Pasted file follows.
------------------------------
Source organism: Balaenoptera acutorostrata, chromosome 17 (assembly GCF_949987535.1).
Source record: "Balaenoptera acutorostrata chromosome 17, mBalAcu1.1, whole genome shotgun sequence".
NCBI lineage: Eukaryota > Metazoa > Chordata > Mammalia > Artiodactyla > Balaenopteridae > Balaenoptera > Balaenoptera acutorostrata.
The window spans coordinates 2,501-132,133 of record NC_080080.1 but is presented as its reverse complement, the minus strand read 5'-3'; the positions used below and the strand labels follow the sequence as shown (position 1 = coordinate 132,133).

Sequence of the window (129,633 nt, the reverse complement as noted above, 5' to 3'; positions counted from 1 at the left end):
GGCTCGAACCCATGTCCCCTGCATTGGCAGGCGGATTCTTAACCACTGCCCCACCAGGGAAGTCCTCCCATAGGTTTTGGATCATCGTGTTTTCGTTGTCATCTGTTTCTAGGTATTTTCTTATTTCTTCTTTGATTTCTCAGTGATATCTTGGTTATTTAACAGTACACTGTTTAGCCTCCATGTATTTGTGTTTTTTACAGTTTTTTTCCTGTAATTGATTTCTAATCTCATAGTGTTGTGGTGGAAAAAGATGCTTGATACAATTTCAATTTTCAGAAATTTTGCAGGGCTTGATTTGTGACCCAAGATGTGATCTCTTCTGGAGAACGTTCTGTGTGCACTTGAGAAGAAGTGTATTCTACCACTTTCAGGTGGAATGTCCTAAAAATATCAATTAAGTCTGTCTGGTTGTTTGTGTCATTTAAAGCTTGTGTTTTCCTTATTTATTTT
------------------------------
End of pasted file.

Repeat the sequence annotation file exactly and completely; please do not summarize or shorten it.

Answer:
Source organism: Balaenoptera acutorostrata, chromosome 17 (assembly GCF_949987535.1).
Source record: "Balaenoptera acutorostrata chromosome 17, mBalAcu1.1, whole genome shotgun sequence".
NCBI lineage: Eukaryota > Metazoa > Chordata > Mammalia > Artiodactyla > Balaenopteridae > Balaenoptera > Balaenoptera acutorostrata.
The window spans coordinates 2,501-132,133 of record NC_080080.1 but is presented as its reverse complement, the minus strand read 5'-3'; the positions used below and the strand labels follow the sequence as shown (position 1 = coordinate 132,133).

Sequence of the window (129,633 nt, the reverse complement as noted above, 5' to 3'; positions counted from 1 at the left end):
GGCTCGAACCCATGTCCCCTGCATTGGCAGGCGGATTCTTAACCACTGCCCCACCAGGGAAGTCCTCCCATAGGTTTTGGATCATCGTGTTTTCGTTGTCATCTGTTTCTAGGTATTTTCTTATTTCTTCTTTGATTTCTCAGTGATATCTTGGTTATTTAACAGTACACTGTTTAGCCTCCATGTATTTGTGTTTTTTACAGTTTTTTTCCTGTAATTGATTTCTAATCTCATAGTGTTGTGGTGGAAAAAGATGCTTGATACAATTTCAATTTTCAGAAATTTTGCAGGGCTTGATTTGTGACCCAAGATGTGATCTCTTCTGGAGAACGTTCTGTGTGCACTTGAGAAGAAGTGTATTCTACCACTTTCAGGTGGAATGTCCTAAAAATATCAATTAAGTCTGTCTGGTTGTTTGTGTCATTTAAAGCTTGTGTTTTCCTTATTTATTTT